Torrumbarry rider India Mitchell on Royalwood Central has has been competing successfully at many levels recently.GEORDIE COWAN June 19, 2014 3:01am
Torrumbarry rider India Mitchell has been experiencing a purple patch in the show ring in the past six months.
With her six-year-old horse Royalwood Central, otherwise known as Troy, the 21-year-old has maintained a consistent presence among the higher place-getters at many events.
‘‘I’m very pleased with my results this season,’’ Mitchell said,
‘‘It has been fantastic to see all the hard work that I have put in pay off.’’
In November, Mitchell and Troy finished runner-up small hack at the Show Horse Council of Victoria Southern Stars show, which qualified them for the 2014 Grand Nationals at the Sydney International Equestrian Centre.
The success continued at the Canberra Royal Show where, among other placings, they won the champion led Arabian derivative gelding and champion ridden Arabian horse categories.
They then travelled to Boneo Park at Rosebud, where Troy was sashed champion small hack, among strong company, which qualified them for the 2015 Grand Nationals.
Next stop was the Royal Sydney Easter Show, which is comfortably the strongest royal show in Australia.
Troy and India performed well to win the novice hack 15 to 15.2hh and other placings, the highlight of which was fourth in the ladies hack over 15hh, which had more than 70 competitors.
Mitchell rated her win at Rosebud, in the SHCV Autumn Classic, as the most meaningful.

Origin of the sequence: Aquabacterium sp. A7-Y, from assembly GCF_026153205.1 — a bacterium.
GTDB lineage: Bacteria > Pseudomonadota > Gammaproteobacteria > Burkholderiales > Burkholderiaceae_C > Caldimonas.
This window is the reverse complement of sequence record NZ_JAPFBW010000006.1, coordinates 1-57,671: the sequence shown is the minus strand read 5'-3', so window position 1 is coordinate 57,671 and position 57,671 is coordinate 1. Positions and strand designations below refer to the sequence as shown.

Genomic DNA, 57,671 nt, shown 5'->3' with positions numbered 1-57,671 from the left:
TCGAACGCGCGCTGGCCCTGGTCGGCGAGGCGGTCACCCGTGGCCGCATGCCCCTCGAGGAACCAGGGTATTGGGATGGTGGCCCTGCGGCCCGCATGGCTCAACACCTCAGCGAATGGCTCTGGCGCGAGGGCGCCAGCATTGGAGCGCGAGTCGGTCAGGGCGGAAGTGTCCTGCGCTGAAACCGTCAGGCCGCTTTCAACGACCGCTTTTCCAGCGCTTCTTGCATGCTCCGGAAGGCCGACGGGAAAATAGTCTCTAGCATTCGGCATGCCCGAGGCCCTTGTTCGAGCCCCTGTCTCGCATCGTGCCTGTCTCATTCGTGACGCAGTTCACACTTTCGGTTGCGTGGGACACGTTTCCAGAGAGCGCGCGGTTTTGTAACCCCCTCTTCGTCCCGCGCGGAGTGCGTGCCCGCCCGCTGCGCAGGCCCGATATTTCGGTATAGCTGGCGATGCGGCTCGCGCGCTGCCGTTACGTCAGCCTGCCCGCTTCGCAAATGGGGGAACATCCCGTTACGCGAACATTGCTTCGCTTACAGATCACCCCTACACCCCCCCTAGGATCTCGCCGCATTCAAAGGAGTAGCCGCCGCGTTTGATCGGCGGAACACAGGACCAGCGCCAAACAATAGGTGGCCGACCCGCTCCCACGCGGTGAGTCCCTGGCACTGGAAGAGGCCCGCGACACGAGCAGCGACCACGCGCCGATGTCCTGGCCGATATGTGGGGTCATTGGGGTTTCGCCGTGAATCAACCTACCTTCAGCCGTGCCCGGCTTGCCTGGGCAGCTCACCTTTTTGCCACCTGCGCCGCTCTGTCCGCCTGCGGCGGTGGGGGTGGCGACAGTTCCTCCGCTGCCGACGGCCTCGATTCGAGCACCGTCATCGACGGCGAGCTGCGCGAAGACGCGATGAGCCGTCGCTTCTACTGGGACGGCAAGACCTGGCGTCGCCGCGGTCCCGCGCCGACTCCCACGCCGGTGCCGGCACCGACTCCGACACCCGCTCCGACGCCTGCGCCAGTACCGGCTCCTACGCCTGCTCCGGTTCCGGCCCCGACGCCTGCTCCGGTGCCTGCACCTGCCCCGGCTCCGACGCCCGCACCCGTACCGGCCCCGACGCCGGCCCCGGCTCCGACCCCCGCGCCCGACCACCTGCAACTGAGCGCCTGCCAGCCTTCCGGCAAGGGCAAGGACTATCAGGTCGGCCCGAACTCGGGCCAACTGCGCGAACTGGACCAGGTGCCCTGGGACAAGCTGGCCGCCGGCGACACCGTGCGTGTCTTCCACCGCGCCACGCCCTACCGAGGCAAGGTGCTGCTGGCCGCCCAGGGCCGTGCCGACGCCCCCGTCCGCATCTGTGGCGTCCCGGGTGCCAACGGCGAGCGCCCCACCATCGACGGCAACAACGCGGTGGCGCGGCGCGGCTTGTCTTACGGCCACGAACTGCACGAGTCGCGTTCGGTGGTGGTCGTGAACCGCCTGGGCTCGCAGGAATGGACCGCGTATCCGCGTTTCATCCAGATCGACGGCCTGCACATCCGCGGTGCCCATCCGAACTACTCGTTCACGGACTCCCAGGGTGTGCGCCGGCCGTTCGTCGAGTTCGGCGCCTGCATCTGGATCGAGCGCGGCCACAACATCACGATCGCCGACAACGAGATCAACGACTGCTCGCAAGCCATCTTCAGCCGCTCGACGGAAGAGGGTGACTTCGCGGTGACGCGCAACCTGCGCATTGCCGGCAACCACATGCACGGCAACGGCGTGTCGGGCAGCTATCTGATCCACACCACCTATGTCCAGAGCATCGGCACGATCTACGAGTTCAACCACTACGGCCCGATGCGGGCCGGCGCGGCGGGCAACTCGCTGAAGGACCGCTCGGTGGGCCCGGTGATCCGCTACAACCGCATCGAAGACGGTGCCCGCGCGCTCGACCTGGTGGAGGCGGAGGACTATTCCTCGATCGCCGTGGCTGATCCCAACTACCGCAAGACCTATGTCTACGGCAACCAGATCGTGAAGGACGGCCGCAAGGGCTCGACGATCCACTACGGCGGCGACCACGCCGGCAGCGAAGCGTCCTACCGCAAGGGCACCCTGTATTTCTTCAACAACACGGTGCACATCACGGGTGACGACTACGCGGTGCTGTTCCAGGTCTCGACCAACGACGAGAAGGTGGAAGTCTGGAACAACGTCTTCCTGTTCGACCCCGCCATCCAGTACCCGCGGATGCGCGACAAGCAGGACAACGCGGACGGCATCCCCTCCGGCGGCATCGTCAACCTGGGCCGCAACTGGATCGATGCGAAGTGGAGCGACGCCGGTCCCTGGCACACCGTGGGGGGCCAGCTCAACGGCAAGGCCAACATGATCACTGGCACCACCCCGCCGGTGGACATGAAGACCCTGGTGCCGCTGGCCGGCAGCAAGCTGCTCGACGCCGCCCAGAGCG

‘‘I was there by myself and did all of the preparation without a strapper or any support crew,’’ she said.
‘‘To come out on top in that class, against many of the best riders, I felt that I had truly proved that Troy and I really have a place among the best of the small hacks in Australia.’’
Mitchell and her mother, Sally, bought Troy, a riding pony thoroughbred cross gelding, as a two-year-old for Mitchell’s 18th birthday.
‘‘He is now six and a pleasure to own and work with,’’ Mitchell said.
‘‘We have had a long road to where we are now, but with four years of training undergone, he is now established and very sweet to ride.
‘‘Like any horse, he has issues that still need work, but he has come along so far, particularly in the last six months.
‘‘He also has the most beautiful canter to ride.’’
Mitchell said Troy had become more enjoyable to work with, under saddle and on the ground, as he has matured.
‘‘He does have a terrible habit of eating anything that’s not allowed, so we can’t leave anything near him,’’ she said.
‘‘He loves to destroy his rugs, which are receiving constant repairs and he has an unfortunate habit of sticking his tongue out the side of his mouth.
‘‘I love his personality and his intelligence — he is my dream horse and has enabled me to achieve things I would never achieve with another mount.’’
Mitchell is a member of Bamawm Extension Pony Club and is completing her pony club B certificate.
Studying her masters of architecture at Melbourne University, Mitchell is resting Troy during winter and will resume competition in spring at the Royal Melbourne Show where, among other classes, they will compete in the famous Garryowen trophy.
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